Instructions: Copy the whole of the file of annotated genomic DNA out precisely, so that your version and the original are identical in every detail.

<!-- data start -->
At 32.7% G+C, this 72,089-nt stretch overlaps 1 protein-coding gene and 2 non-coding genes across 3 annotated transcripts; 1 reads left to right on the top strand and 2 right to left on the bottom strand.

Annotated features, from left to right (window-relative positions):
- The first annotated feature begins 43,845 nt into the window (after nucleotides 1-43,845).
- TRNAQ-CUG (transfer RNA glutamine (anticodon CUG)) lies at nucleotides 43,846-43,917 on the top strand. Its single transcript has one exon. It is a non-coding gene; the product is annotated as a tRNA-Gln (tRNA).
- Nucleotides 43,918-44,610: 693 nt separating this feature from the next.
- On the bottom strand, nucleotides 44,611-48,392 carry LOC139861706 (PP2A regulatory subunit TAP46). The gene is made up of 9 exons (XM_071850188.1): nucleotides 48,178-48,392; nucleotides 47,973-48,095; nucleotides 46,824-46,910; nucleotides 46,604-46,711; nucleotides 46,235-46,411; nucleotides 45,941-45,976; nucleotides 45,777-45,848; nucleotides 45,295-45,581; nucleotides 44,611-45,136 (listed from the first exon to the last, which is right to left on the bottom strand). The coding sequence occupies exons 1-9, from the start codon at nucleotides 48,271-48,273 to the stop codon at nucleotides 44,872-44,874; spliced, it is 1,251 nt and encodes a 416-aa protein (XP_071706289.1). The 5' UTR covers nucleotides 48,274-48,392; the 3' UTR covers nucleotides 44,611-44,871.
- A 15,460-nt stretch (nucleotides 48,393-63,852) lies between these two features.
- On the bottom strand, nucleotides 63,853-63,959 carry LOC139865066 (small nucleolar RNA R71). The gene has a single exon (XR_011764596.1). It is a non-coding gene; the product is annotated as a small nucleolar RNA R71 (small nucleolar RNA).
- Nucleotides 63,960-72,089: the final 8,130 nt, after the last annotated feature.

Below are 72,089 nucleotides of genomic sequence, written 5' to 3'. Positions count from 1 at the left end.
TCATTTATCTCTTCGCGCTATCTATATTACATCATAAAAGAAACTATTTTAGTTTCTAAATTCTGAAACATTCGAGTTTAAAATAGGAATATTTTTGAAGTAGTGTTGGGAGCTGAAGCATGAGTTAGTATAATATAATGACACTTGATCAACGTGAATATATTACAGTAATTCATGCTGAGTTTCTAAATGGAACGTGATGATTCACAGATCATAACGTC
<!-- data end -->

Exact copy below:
At 32.7% G+C, this 72,089-nt stretch overlaps 1 protein-coding gene and 2 non-coding genes across 3 annotated transcripts; 1 reads left to right on the top strand and 2 right to left on the bottom strand.

Annotated features, from left to right (window-relative positions):
- The first annotated feature begins 43,845 nt into the window (after nucleotides 1-43,845).
- TRNAQ-CUG (transfer RNA glutamine (anticodon CUG)) lies at nucleotides 43,846-43,917 on the top strand. Its single transcript has one exon. It is a non-coding gene; the product is annotated as a tRNA-Gln (tRNA).
- Nucleotides 43,918-44,610: 693 nt separating this feature from the next.
- On the bottom strand, nucleotides 44,611-48,392 carry LOC139861706 (PP2A regulatory subunit TAP46). The gene is made up of 9 exons (XM_071850188.1): nucleotides 48,178-48,392; nucleotides 47,973-48,095; nucleotides 46,824-46,910; nucleotides 46,604-46,711; nucleotides 46,235-46,411; nucleotides 45,941-45,976; nucleotides 45,777-45,848; nucleotides 45,295-45,581; nucleotides 44,611-45,136 (listed from the first exon to the last, which is right to left on the bottom strand). The coding sequence occupies exons 1-9, from the start codon at nucleotides 48,271-48,273 to the stop codon at nucleotides 44,872-44,874; spliced, it is 1,251 nt and encodes a 416-aa protein (XP_071706289.1). The 5' UTR covers nucleotides 48,274-48,392; the 3' UTR covers nucleotides 44,611-44,871.
- A 15,460-nt stretch (nucleotides 48,393-63,852) lies between these two features.
- On the bottom strand, nucleotides 63,853-63,959 carry LOC139865066 (small nucleolar RNA R71). The gene has a single exon (XR_011764596.1). It is a non-coding gene; the product is annotated as a small nucleolar RNA R71 (small nucleolar RNA).
- Nucleotides 63,960-72,089: the final 8,130 nt, after the last annotated feature.

Below are 72,089 nucleotides of genomic sequence, written 5' to 3'. Positions count from 1 at the left end.
TCATTTATCTCTTCGCGCTATCTATATTACATCATAAAAGAAACTATTTTAGTTTCTAAATTCTGAAACATTCGAGTTTAAAATAGGAATATTTTTGAAGTAGTGTTGGGAGCTGAAGCATGAGTTAGTATAATATAATGACACTTGATCAACGTGAATATATTACAGTAATTCATGCTGAGTTTCTAAATGGAACGTGATGATTCACAGATCATAACGTC